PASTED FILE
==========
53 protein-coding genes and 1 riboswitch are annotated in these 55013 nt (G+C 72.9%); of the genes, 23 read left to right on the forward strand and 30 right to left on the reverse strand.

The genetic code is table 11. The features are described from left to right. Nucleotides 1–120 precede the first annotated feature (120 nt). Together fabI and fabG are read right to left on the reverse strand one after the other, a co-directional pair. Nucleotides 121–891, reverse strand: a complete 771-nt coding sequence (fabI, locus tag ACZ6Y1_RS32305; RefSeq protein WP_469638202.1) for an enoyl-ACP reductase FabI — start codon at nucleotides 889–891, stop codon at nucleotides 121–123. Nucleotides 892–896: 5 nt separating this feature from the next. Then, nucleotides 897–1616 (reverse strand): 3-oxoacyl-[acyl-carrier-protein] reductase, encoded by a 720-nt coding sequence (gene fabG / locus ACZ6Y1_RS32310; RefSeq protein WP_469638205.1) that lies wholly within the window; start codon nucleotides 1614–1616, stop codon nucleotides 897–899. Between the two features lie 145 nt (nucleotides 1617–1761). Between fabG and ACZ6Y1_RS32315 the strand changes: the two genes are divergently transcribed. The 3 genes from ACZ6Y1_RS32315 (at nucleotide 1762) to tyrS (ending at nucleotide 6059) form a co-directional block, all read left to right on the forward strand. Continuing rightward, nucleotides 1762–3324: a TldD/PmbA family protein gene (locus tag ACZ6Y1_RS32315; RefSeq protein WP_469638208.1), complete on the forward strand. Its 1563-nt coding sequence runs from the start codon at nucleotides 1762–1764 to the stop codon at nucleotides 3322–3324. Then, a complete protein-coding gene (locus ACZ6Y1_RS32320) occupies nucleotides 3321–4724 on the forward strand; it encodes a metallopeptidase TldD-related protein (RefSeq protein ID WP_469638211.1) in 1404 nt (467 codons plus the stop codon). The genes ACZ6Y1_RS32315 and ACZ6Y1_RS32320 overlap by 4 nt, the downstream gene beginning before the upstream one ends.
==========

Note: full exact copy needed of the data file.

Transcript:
53 protein-coding genes and 1 riboswitch are annotated in these 55013 nt (G+C 72.9%); of the genes, 23 read left to right on the forward strand and 30 right to left on the reverse strand.

The genetic code is table 11. The features are described from left to right. Nucleotides 1–120 precede the first annotated feature (120 nt). Together fabI and fabG are read right to left on the reverse strand one after the other, a co-directional pair. Nucleotides 121–891, reverse strand: a complete 771-nt coding sequence (fabI, locus tag ACZ6Y1_RS32305; RefSeq protein WP_469638202.1) for an enoyl-ACP reductase FabI — start codon at nucleotides 889–891, stop codon at nucleotides 121–123. Nucleotides 892–896: 5 nt separating this feature from the next. Then, nucleotides 897–1616 (reverse strand): 3-oxoacyl-[acyl-carrier-protein] reductase, encoded by a 720-nt coding sequence (gene fabG / locus ACZ6Y1_RS32310; RefSeq protein WP_469638205.1) that lies wholly within the window; start codon nucleotides 1614–1616, stop codon nucleotides 897–899. Between the two features lie 145 nt (nucleotides 1617–1761). Between fabG and ACZ6Y1_RS32315 the strand changes: the two genes are divergently transcribed. The 3 genes from ACZ6Y1_RS32315 (at nucleotide 1762) to tyrS (ending at nucleotide 6059) form a co-directional block, all read left to right on the forward strand. Continuing rightward, nucleotides 1762–3324: a TldD/PmbA family protein gene (locus tag ACZ6Y1_RS32315; RefSeq protein WP_469638208.1), complete on the forward strand. Its 1563-nt coding sequence runs from the start codon at nucleotides 1762–1764 to the stop codon at nucleotides 3322–3324. Then, a complete protein-coding gene (locus ACZ6Y1_RS32320) occupies nucleotides 3321–4724 on the forward strand; it encodes a metallopeptidase TldD-related protein (RefSeq protein ID WP_469638211.1) in 1404 nt (467 codons plus the stop codon). The genes ACZ6Y1_RS32315 and ACZ6Y1_RS32320 overlap by 4 nt, the downstream gene beginning before the upstream one ends.